This action aids an automatic transmission vehicle's acceleration capacity. Once turbine speed is approximately 90% of impeller speed, the one-way clutch race spins on its own axis. At this point, the converter is said to be "coupled hydraulically." Under these conditions, up to 10% of the engine's output power could be lost to the torque converter's internal slippage. This accounts for most of the mpg difference between a standard and automatic transmission vehicle. This energy loss is transmitted to the vehicle's radiator and shed as heat.
The overdrive feature locks the input and output shafts so this loss is eliminated and you can get higher gas milage.
Recently developed torque converters have had a "lockup" feature added to reduce this energy loss and improve mpg. This lockup feature will not engage until the vehicle reaches approximately 40 mph.
Ref: http://www.leeric.lsu.edu/bgbb/7/ecep/auto/f/f.htm [Broken]
 
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  • #15
Cliff_J
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faust9 - the 700R4 had plenty of improvements made to it over the years, the 89+ seem more reliable with an improved pump but they were never as good as the 4L60E. And even with that, my best friend from high school went through three 4L60E rebuilds in his regular cab 2wd S10 with the 122HP 4cyl and the most he towed was a jet ski! It just seemed the mountains going midwest-west coast killed it without any other effort needed. Its not like those GN guys who have done miracles with the little 200R4 metric tranny haven't shown how durable things can be made for short-term duty, but most engineers would see the impractical price that comes with it and how many of those cars are driven in traffic much less go 100,000+ miles?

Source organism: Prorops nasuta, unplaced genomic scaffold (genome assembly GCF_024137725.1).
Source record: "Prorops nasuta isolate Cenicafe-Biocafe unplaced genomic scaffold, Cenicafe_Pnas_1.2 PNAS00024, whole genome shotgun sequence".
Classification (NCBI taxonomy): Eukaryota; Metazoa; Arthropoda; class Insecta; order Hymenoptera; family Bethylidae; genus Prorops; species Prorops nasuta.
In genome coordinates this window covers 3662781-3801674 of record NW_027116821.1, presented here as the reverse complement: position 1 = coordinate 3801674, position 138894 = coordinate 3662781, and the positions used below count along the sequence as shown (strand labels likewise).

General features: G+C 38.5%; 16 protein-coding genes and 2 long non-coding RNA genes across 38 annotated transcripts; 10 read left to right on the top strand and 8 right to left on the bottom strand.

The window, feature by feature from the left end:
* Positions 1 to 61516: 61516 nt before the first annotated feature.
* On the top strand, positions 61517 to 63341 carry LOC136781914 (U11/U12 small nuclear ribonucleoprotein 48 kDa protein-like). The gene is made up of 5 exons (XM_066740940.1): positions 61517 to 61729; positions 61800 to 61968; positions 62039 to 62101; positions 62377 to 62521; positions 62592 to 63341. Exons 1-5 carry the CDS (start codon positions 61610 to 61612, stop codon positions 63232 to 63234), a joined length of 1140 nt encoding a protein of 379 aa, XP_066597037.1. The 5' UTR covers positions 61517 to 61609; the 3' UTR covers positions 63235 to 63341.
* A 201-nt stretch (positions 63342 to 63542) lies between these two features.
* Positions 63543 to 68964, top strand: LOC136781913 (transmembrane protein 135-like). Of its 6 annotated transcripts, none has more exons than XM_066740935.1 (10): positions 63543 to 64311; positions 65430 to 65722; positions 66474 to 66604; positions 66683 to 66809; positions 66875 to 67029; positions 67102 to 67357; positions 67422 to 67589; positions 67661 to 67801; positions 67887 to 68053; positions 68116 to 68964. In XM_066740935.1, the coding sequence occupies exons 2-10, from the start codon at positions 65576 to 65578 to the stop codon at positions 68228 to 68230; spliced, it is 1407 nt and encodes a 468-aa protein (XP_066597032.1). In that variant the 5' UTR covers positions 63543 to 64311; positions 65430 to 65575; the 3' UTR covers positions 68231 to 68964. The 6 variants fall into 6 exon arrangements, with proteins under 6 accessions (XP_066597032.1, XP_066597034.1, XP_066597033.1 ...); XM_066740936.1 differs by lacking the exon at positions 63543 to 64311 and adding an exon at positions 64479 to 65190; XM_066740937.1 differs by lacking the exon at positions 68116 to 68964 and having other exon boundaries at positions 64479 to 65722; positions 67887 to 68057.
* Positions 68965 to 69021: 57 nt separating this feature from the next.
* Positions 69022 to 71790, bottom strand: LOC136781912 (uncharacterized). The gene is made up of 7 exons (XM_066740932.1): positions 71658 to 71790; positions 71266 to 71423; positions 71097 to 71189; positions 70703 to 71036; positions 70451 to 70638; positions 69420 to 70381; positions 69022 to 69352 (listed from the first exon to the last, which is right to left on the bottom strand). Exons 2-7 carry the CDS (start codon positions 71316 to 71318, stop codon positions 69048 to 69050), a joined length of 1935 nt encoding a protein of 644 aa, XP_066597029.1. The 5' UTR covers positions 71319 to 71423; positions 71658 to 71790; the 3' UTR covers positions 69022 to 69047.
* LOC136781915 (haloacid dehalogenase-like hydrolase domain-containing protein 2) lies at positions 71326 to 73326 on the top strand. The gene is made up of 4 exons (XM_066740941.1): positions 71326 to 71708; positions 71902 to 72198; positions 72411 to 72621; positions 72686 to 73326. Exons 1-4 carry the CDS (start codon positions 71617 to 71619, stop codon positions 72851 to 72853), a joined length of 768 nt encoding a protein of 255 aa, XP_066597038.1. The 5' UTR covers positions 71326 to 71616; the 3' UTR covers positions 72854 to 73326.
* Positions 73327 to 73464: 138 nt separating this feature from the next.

While on the topic though, I think it was Motor Trend who interviewed some NYC cab drivers about what they needed to do to their cars. Hard to believe a Crown Vic or Caprice could go 600,000 miles on 3 trannies and 2 engines, but there was more than one example of guys making it 350,000 on one tranny, in NYC! Reminds me of a Mad magazine sketch about a manufacturer who has a customer that bought their product 30 years ago and never had a problem with it buying it to find out what they did wrong to make it last so long without needing a replacement. :smile:

For the OP, since you are not sitting in traffic you have really nothing to worry about. Heat is generally what kills an automatic transmission, and driving down the road the cooling should be plenty adequate for long life. Your mileage will improve a lot though, the 30% reduction in engine RPM will make a big difference in the overall mileage. And you could emprically test it too, try one week without OD and compare.

You should make sure other things are up to spec too, check the air filter and tire pressures kind of thing. Even an O2 sensor can make a big difference, when they go bad on my TransAm the mileage goes from 28/20MPG to something like 20/16MPG and that is a shocker when you're driving like granny and the needle still flies towards empty! Luckily I have 4 O2 sensors to go bad (1996) and they are near impossible to replace since the crowsfoot wrench can't break them loose, so the garage sings with expletives once every couple years or so...